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Blount Report: Affairs in Hawaii

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              HAWAIIAN   ISLANDS.	989
In refusing I had assured the leaders that I would not. betray them in giving their names, but that I was opposed to 
the movement, to the overthrow of the King in particular, and that I would use whatever influence I might have in 
bringing about a compromise.
I advised the King to dismiss Mr. Gibson and appoint a ministry more in accord with public opinion, and warned 
him that in not doing so he was taking great risks. He thanked me bat assured me that he was prepared; that he 
would make no attack, but if attacked would defend himself. I once more asked him to dismiss Gibson but failed to 
persuade him. In the meantime the fighting enthusiasm of the "Honolulu Rifles" cooled down considerably when 
they heard from their spies and myself that they would get a rather hot reception at the palace.
I then volunteered to bring about a compromise and was authorized to ask the King to sign a new constitution. I 
advised him to yield, representing to him that personal government wits a thing of the past; that if he resisted, 
although I did not doubt but he was able to do so, there necessarily would be bloodshed between natives and 
foreigners, and that he risked interference from the United States. He told me that he would sign a new constitution 
if presented to him. I so reported to the leaders. The constitution was hurriedly recopied, substituting monarchy for 
republic, and the King signed it, and Mr. Thurston was intrusted with the formation of the new cabinet.
In the meantime, although I admit that the power of the King required to be curtailed, the reading of the 
enactments of the Legislature under this detested administration will convince you that no measure was ever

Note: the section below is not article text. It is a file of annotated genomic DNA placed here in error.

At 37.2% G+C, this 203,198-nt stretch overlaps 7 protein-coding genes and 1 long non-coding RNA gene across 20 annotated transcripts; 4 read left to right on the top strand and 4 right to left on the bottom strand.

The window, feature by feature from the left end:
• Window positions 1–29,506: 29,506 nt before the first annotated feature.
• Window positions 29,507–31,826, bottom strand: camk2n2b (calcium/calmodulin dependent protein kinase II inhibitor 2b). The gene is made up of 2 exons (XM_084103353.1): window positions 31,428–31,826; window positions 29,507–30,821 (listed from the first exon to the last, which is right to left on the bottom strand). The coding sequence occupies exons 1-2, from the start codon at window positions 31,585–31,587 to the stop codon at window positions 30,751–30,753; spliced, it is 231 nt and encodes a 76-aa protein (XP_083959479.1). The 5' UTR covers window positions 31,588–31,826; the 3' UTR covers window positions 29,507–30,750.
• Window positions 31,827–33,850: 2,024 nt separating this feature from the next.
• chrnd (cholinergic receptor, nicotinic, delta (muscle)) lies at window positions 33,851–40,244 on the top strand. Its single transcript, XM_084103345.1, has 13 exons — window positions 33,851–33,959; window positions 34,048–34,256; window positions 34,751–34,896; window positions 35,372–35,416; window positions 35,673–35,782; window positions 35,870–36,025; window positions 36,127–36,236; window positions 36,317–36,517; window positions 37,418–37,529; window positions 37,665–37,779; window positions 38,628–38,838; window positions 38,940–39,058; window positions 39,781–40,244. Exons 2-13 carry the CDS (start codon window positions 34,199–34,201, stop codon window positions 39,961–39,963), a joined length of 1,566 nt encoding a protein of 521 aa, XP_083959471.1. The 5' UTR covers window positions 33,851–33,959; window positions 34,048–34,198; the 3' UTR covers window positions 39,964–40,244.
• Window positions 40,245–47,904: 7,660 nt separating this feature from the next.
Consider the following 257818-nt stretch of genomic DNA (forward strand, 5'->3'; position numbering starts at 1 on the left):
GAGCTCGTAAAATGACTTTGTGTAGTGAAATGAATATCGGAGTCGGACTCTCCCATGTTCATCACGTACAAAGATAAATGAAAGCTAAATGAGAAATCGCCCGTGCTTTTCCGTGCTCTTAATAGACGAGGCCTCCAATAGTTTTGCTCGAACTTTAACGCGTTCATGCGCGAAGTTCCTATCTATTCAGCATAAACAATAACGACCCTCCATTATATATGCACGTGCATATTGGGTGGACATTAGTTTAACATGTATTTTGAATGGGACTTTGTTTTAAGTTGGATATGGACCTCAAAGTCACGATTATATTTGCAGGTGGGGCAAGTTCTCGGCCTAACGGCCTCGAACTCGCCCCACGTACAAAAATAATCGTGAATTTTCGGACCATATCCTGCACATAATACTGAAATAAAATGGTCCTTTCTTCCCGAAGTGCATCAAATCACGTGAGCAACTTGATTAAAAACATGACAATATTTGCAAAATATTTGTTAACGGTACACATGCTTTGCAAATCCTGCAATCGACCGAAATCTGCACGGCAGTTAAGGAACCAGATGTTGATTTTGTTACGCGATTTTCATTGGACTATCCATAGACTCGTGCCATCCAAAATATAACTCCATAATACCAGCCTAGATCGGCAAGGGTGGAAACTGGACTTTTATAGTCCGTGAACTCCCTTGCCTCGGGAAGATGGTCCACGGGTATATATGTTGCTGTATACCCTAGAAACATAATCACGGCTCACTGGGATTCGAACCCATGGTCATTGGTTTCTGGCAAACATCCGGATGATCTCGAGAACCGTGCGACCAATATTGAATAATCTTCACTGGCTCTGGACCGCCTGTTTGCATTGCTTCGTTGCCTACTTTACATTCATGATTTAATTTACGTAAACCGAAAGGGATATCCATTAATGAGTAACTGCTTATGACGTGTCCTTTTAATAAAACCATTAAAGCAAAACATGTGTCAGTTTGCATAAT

neglected or opposed that possibly could assist or forward the interest of the foreign residents. The motto," Hawaii 
for the Hawaiians" never infringed on our rights except in the appointment to Government offices.
In fact the Hawaiian statute book will show from the earliest period to this very time that always due regard has 
been paid to the prosperity of the white settler, and that every care had been taken to secure their comfort and 
happiness. I do not hesitate to say that the laws of this little country, although enacted with a constant majority of 
native representatives, can compare favorably with those of any other civilized country. From 1887 has begun the 
real period of unrest.
The establishment of a republic with the intention of immediate annexation to the United States was the object of 
the revolution. Ever since the missionary party, encouraged more especially by the attitude of Mr. Stevens, has been 
conspiring against the monarchy.
Coming now to more recent events, I will consider them with absolute impartiability.
The Legislature of 1892 was protracted and agitated by constant changes of cabinet. However, two measures only 
were passed that may be considered as harmful. I refer to the opium license bill and the lottery bill. All other 
measures demanded by the foreign residents as necessary to their welfare were passed without opposition by the 
native members. The missionary party alone used bribes to recover power with the well-known object of using it to 
do what they succeeded only in doing by revolution and treachery on January 16th last. Hence the resistance of the 
Queen and her friends to let them gain and retain their power.
The opium bill was carried not only by the natives, but by a majority of the whole of the members.
When I arrived in the country, opium was licensed. Any one acquainted as 1 am with the Chinese will know that 
the license is the best

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